Government plans to introduce mandatory electrical safety checks in PRS homes are being backed by the RLA – however the body says tests must be risk based.
The association agrees compulsory checks of the fixed wiring are necessary due to the wide range of homes and standards within the private rented sector and on this basis have proposed a risk based frequency for testing.
There is currently no requirement to bring in regulation for electrical testing under the Housing and Planning Bill, so a working group was set up by DCLG to discuss the pros and cons of compulsory checks of PRS homes.
In a submission to the DCLG the RLA said it believes tests are a good idea, but risk must be taken into account when considering how frequently they must be carried out.
RLA Director Chris Town, said: “Compulsory five yearly testing has been brought in in Scotland where housing is a devolved power, but we need to remember that Scotland has a relatively small population, so what is suitable there is not necessarily suitable here in England.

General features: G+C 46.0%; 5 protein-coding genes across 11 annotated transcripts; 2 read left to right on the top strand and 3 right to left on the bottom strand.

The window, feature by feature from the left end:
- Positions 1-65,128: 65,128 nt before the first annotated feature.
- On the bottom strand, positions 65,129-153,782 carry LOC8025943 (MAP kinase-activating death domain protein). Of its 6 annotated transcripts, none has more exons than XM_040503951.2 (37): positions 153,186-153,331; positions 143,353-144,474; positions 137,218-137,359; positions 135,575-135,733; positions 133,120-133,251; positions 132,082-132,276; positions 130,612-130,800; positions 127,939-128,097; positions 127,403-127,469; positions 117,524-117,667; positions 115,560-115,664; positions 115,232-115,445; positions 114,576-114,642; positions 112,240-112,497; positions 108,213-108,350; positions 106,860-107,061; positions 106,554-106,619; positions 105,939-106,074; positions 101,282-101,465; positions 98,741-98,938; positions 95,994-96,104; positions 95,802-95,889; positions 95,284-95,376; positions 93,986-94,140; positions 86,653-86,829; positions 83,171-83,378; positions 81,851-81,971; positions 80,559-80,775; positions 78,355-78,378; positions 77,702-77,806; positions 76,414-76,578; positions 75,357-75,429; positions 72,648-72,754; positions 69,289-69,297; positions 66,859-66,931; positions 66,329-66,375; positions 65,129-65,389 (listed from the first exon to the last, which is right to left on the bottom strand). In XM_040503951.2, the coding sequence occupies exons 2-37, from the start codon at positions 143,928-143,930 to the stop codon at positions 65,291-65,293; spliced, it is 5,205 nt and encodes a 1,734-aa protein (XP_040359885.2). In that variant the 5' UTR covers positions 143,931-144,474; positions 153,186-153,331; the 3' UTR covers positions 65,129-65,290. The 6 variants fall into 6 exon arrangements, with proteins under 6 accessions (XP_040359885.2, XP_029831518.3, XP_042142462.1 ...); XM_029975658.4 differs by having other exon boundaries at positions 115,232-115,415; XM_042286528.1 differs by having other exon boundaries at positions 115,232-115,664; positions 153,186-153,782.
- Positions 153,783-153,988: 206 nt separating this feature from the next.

“The PRS in England is huge and extremely diverse, ranging from £1million properties to tiny bedsits and everything in between and the RLA believes the best course of action would be to bring in a risk-based system.
“At the moment mandatory HMOs must have five-year electrical safety test as they are deemed to be high risk, suffering multiple and intensive use. However, if you have a family home for instance, there isn’t the same demand on the system, so there should be a longer test cycle.
“The RLA proposes a system whereby only high risk properties are placed on a five-year cycle.
“This is not just because of the expense of doing the checks but the inconvenience to the tenants.
“To carry out these checks every single fixed electrical fitting, such as sockets, switches and light fittings must be opened up and examined, it is not just a case of plugging in a tester.
“This can take half a day or longer and is much more intrusive and expensive than a gas safety check.”
The RLA also recommends the installation of Residual Current Devices, which offer added protection for the occupants from electric shock and can offer extra protection from faulty appliances.
The association’s response is now with the DCLG. Civil servants will now look at representations from a range of organisations to decide whether to bring testing forward, and if so what form it will take.